10 Fakten zum neuen Album von David Bowie:
Lead single ‘Blackstar’, with its doomy elegance, multiple narrators and whiff of the occult, gives you a reasonable idea of what to expect – ie, the unexpected. 2014 oddity ‘Sue (Or In A Season Of Crime)’ reappears in radically reworked form, its big band melodrama now welded to a frantic, drum’n’bassy rhythm, its cacophonous climax reflecting the lyric’s murderous intent. ‘Lazarus’ is sung from the perspective of Newton, the homesick alien Bowie played in 1976 film ‘The Man Who Fell To Earth’, and who is also the subject of his new musical. Over a thick, skulking groove resembling latter-day Massive Attack, he inhabits the woes of a man out of time, scarred and self-mutilated.
But the most startling thing here is ‘Girl Loves Me’, a menacing, militaristic tattoo that that finds Bowie rapping “Where the fuck did Monday go?” in a lazily aggressive, sing-song style. Producer Tony Visconti has cited Kendrick Lamar’s ‘To Pimp A Butterfly’ as an influence on ‘Blackstar’, but is it possible that Bowie’s been listening to Young Thug and Future too?
(...) Is ‘Blackstar’ vintage Bowie? No, but nor is that the intention. Actually, one of the few certainties we can take from this restless, relentlessly intriguing album is that David Bowie is positively allergic to the idea of heritage rock.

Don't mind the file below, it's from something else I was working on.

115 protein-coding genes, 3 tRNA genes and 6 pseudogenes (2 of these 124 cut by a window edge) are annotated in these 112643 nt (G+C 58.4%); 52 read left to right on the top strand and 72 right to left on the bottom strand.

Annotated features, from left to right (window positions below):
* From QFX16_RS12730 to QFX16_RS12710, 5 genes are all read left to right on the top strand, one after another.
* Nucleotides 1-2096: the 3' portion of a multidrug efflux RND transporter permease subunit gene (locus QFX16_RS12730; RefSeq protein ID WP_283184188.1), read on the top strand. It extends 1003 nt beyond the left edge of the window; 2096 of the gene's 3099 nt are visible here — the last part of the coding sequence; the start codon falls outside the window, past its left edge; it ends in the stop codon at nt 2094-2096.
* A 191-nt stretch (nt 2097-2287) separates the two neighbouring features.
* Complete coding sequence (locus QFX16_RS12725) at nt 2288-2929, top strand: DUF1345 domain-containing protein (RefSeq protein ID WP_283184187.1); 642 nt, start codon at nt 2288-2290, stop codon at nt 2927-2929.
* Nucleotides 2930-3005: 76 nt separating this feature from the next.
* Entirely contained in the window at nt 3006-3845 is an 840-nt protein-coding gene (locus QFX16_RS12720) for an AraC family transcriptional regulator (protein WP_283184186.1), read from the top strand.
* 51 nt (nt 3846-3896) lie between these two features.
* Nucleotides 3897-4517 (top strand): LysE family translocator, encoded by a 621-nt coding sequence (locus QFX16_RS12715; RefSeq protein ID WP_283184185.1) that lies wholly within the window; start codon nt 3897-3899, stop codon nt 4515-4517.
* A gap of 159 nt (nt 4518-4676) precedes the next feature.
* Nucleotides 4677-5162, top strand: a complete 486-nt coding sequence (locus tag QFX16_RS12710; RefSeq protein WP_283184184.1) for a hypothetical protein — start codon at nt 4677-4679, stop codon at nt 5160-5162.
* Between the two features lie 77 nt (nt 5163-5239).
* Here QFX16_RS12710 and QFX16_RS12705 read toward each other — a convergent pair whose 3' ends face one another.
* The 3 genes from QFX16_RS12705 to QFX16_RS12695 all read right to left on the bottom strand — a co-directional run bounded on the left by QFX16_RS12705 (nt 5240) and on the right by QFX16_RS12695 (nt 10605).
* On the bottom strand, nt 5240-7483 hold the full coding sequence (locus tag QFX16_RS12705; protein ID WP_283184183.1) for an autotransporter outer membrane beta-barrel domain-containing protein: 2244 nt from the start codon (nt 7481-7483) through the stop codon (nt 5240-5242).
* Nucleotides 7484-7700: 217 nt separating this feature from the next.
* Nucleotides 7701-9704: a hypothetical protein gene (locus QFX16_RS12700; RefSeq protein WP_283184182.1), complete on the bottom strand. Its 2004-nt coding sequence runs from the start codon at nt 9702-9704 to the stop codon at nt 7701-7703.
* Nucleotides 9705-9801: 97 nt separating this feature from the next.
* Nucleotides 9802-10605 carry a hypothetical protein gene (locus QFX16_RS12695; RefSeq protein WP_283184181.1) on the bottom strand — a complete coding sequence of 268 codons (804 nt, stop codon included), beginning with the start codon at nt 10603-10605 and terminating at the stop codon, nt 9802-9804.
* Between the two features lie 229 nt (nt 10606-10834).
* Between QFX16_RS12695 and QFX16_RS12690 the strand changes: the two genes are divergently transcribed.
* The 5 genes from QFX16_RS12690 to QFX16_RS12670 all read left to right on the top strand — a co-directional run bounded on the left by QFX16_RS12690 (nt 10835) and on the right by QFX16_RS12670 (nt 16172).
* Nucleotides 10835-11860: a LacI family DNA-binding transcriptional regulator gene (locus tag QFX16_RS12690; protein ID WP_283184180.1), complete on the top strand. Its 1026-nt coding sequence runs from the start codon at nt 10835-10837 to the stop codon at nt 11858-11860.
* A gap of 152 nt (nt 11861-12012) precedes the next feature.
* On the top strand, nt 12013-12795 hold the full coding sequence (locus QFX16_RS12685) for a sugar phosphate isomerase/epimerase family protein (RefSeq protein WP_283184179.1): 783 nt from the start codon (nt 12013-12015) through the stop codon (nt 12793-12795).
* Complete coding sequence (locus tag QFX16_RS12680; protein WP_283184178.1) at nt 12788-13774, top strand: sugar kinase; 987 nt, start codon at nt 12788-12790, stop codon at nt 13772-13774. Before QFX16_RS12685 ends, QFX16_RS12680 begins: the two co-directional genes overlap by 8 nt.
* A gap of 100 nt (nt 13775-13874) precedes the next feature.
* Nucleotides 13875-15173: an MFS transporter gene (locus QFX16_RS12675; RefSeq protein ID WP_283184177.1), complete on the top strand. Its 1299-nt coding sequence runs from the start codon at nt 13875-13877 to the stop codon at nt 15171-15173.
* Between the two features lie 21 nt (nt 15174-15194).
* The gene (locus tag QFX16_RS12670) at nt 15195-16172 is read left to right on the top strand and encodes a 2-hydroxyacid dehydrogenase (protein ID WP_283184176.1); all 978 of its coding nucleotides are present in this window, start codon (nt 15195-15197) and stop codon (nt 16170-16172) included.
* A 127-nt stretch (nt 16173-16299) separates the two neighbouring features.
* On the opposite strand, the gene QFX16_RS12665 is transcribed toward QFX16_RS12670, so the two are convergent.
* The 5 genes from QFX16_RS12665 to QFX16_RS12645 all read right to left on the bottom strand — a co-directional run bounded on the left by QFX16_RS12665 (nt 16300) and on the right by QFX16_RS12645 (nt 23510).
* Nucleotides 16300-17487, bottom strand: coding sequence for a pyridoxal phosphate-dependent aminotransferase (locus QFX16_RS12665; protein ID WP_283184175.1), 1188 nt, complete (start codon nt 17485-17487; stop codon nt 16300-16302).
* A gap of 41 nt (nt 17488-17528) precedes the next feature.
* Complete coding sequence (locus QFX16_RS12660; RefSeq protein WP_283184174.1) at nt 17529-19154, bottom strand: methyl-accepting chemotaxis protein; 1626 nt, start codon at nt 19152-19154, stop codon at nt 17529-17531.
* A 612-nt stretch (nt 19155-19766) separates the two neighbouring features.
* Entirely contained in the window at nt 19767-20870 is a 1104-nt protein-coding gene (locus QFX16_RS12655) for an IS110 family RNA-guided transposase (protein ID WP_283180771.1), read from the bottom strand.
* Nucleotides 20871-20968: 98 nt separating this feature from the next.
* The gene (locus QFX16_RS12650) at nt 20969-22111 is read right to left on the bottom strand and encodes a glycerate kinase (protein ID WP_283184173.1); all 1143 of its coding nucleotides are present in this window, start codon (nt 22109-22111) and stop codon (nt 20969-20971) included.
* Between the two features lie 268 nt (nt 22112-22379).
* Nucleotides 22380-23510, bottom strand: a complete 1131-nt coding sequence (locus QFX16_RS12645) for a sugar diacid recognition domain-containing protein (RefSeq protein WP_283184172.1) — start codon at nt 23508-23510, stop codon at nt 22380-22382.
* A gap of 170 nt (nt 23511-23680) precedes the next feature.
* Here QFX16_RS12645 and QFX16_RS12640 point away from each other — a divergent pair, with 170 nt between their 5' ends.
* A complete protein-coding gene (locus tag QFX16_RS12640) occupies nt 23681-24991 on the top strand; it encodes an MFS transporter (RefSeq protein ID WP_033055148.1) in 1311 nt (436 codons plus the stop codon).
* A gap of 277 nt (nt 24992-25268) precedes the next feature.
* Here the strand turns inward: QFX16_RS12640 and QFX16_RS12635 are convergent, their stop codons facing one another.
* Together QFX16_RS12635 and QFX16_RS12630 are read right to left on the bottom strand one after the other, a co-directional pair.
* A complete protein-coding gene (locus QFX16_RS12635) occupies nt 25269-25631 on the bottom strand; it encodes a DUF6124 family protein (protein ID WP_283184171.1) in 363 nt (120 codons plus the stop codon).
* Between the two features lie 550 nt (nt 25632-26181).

(...) David Bowie releases the most extreme album of his entire career: Blackstar is as far as he's strayed from pop.
On “Girl Loves Me”, the brooding horn shadings offer ominous accompaniment to Bowie's quirky delivery of a cipher-song incorporating elements of the Nadsat vocabulary of A Clockwork Orange and the gay code-language polari, while the 10-minute title track sketches an execution ritual amid a miasmic, Middle-Eastern wash of strings and scrabbling sax.
Elsewhere, there's an oceanic melancholy to the moody, cinematic “Lazarus”, in which the alien played by Bowie in The Man Who Fell to Earth considers his purgatorial situation while fog-like sax swirls around his fugitive presence.
Both “'Tis a Pity She Was a Whore” and “Sue (Or in a Season of Crime)” are frantic, bustling whirls of avant-garde, banshee sax improvisation and drumming, while Bowie croons about deathly portents and desire: they're like footnotes to the transitional experiments of “Station to Station”, but with less potent melodies, and less interest in pleasing forms.
And although the intro vamp of “Dollar Days” offers a more congenial rhythmic base, the amorphously mooning sax blurs things enough for Bowie to sound like a man adrift in events he desperately needs to control. “I'm trying to,” he sings, “I'm dying to.” Or is that “I'm dying, too”? – a query that lingers as “I Can't Give Everything Away” closes the album with a satisfying climax of freely flowing sax and the album's sole guitar break.
It's a finale that suggests a Bowie desperate to break with the past, but acknowledging it'll always be with him – however hard he tries here.